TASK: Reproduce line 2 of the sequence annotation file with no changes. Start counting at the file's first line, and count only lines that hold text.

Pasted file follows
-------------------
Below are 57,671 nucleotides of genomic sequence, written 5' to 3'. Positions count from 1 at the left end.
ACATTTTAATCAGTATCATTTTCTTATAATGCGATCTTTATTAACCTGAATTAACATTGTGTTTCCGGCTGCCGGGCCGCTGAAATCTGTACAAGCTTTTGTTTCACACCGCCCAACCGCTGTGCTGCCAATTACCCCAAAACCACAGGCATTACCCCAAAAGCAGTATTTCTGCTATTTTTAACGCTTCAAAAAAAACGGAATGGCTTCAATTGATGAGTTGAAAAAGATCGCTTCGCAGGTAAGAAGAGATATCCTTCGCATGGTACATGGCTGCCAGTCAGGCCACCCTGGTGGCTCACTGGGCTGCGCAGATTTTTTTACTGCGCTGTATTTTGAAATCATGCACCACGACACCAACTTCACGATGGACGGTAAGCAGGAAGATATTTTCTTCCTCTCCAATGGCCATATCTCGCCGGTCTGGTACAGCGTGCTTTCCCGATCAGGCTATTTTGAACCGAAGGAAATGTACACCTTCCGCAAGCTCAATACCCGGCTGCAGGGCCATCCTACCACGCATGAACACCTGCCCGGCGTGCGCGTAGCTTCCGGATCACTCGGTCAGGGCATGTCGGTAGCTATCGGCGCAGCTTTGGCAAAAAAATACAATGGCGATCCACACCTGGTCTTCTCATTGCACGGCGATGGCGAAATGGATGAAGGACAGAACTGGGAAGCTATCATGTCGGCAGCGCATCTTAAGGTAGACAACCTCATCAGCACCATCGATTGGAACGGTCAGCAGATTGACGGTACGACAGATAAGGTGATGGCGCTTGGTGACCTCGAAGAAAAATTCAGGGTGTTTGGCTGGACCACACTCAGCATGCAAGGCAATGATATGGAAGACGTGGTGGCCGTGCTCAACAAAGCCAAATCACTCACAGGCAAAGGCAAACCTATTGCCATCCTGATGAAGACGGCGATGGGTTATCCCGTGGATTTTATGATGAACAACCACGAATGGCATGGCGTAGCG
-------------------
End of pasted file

ACATTTTAATCAGTATCATTTTCTTATAATGCGATCTTTATTAACCTGAATTAACATTGTGTTTCCGGCTGCCGGGCCGCTGAAATCTGTACAAGCTTTTGTTTCACACCGCCCAACCGCTGTGCTGCCAATTACCCCAAAACCACAGGCATTACCCCAAAAGCAGTATTTCTGCTATTTTTAACGCTTCAAAAAAAACGGAATGGCTTCAATTGATGAGTTGAAAAAGATCGCTTCGCAGGTAAGAAGAGATATCCTTCGCATGGTACATGGCTGCCAGTCAGGCCACCCTGGTGGCTCACTGGGCTGCGCAGATTTTTTTACTGCGCTGTATTTTGAAATCATGCACCACGACACCAACTTCACGATGGACGGTAAGCAGGAAGATATTTTCTTCCTCTCCAATGGCCATATCTCGCCGGTCTGGTACAGCGTGCTTTCCCGATCAGGCTATTTTGAACCGAAGGAAATGTACACCTTCCGCAAGCTCAATACCCGGCTGCAGGGCCATCCTACCACGCATGAACACCTGCCCGGCGTGCGCGTAGCTTCCGGATCACTCGGTCAGGGCATGTCGGTAGCTATCGGCGCAGCTTTGGCAAAAAAATACAATGGCGATCCACACCTGGTCTTCTCATTGCACGGCGATGGCGAAATGGATGAAGGACAGAACTGGGAAGCTATCATGTCGGCAGCGCATCTTAAGGTAGACAACCTCATCAGCACCATCGATTGGAACGGTCAGCAGATTGACGGTACGACAGATAAGGTGATGGCGCTTGGTGACCTCGAAGAAAAATTCAGGGTGTTTGGCTGGACCACACTCAGCATGCAAGGCAATGATATGGAAGACGTGGTGGCCGTGCTCAACAAAGCCAAATCACTCACAGGCAAAGGCAAACCTATTGCCATCCTGATGAAGACGGCGATGGGTTATCCCGTGGATTTTATGATGAACAACCACGAATGGCATGGCGTAGCG